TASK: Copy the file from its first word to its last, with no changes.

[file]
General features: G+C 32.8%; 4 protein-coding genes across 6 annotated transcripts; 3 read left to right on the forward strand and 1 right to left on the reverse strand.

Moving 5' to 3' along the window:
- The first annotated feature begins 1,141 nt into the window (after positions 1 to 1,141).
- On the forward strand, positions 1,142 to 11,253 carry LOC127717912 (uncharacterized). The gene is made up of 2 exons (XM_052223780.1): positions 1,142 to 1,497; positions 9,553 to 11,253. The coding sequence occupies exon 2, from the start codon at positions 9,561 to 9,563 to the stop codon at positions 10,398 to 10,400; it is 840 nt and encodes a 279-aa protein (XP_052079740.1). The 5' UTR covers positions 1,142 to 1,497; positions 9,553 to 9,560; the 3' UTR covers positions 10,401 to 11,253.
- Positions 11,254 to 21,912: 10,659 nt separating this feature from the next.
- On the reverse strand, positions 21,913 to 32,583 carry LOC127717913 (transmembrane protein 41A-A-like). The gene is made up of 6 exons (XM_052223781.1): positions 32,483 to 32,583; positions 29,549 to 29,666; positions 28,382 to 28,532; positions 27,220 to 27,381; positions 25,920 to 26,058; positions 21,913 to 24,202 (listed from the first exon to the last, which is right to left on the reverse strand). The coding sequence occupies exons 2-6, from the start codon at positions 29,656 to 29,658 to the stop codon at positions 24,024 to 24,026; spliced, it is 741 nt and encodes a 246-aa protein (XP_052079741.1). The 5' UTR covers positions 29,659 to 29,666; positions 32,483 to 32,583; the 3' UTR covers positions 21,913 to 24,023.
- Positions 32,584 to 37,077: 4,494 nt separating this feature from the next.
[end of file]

General features: G+C 32.8%; 4 protein-coding genes across 6 annotated transcripts; 3 read left to right on the forward strand and 1 right to left on the reverse strand.

Moving 5' to 3' along the window:
- The first annotated feature begins 1,141 nt into the window (after positions 1 to 1,141).
- On the forward strand, positions 1,142 to 11,253 carry LOC127717912 (uncharacterized). The gene is made up of 2 exons (XM_052223780.1): positions 1,142 to 1,497; positions 9,553 to 11,253. The coding sequence occupies exon 2, from the start codon at positions 9,561 to 9,563 to the stop codon at positions 10,398 to 10,400; it is 840 nt and encodes a 279-aa protein (XP_052079740.1). The 5' UTR covers positions 1,142 to 1,497; positions 9,553 to 9,560; the 3' UTR covers positions 10,401 to 11,253.
- Positions 11,254 to 21,912: 10,659 nt separating this feature from the next.
- On the reverse strand, positions 21,913 to 32,583 carry LOC127717913 (transmembrane protein 41A-A-like). The gene is made up of 6 exons (XM_052223781.1): positions 32,483 to 32,583; positions 29,549 to 29,666; positions 28,382 to 28,532; positions 27,220 to 27,381; positions 25,920 to 26,058; positions 21,913 to 24,202 (listed from the first exon to the last, which is right to left on the reverse strand). The coding sequence occupies exons 2-6, from the start codon at positions 29,656 to 29,658 to the stop codon at positions 24,024 to 24,026; spliced, it is 741 nt and encodes a 246-aa protein (XP_052079741.1). The 5' UTR covers positions 29,659 to 29,666; positions 32,483 to 32,583; the 3' UTR covers positions 21,913 to 24,023.
- Positions 32,584 to 37,077: 4,494 nt separating this feature from the next.